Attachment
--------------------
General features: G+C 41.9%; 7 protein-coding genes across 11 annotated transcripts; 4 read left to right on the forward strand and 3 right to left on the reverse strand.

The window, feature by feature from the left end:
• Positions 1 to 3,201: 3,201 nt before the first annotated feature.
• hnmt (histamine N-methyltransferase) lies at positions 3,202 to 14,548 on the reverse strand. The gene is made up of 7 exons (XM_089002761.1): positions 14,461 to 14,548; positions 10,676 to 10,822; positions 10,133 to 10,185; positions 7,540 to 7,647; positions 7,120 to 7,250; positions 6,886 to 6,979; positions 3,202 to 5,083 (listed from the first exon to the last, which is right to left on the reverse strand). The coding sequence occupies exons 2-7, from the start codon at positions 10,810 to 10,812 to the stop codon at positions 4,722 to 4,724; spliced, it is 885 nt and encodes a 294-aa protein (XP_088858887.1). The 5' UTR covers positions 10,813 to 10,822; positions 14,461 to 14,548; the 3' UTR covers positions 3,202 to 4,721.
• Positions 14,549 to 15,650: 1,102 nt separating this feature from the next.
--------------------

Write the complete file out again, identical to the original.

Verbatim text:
General features: G+C 41.9%; 7 protein-coding genes across 11 annotated transcripts; 4 read left to right on the forward strand and 3 right to left on the reverse strand.

The window, feature by feature from the left end:
• Positions 1 to 3,201: 3,201 nt before the first annotated feature.
• hnmt (histamine N-methyltransferase) lies at positions 3,202 to 14,548 on the reverse strand. The gene is made up of 7 exons (XM_089002761.1): positions 14,461 to 14,548; positions 10,676 to 10,822; positions 10,133 to 10,185; positions 7,540 to 7,647; positions 7,120 to 7,250; positions 6,886 to 6,979; positions 3,202 to 5,083 (listed from the first exon to the last, which is right to left on the reverse strand). The coding sequence occupies exons 2-7, from the start codon at positions 10,810 to 10,812 to the stop codon at positions 4,722 to 4,724; spliced, it is 885 nt and encodes a 294-aa protein (XP_088858887.1). The 5' UTR covers positions 10,813 to 10,822; positions 14,461 to 14,548; the 3' UTR covers positions 3,202 to 4,721.
• Positions 14,549 to 15,650: 1,102 nt separating this feature from the next.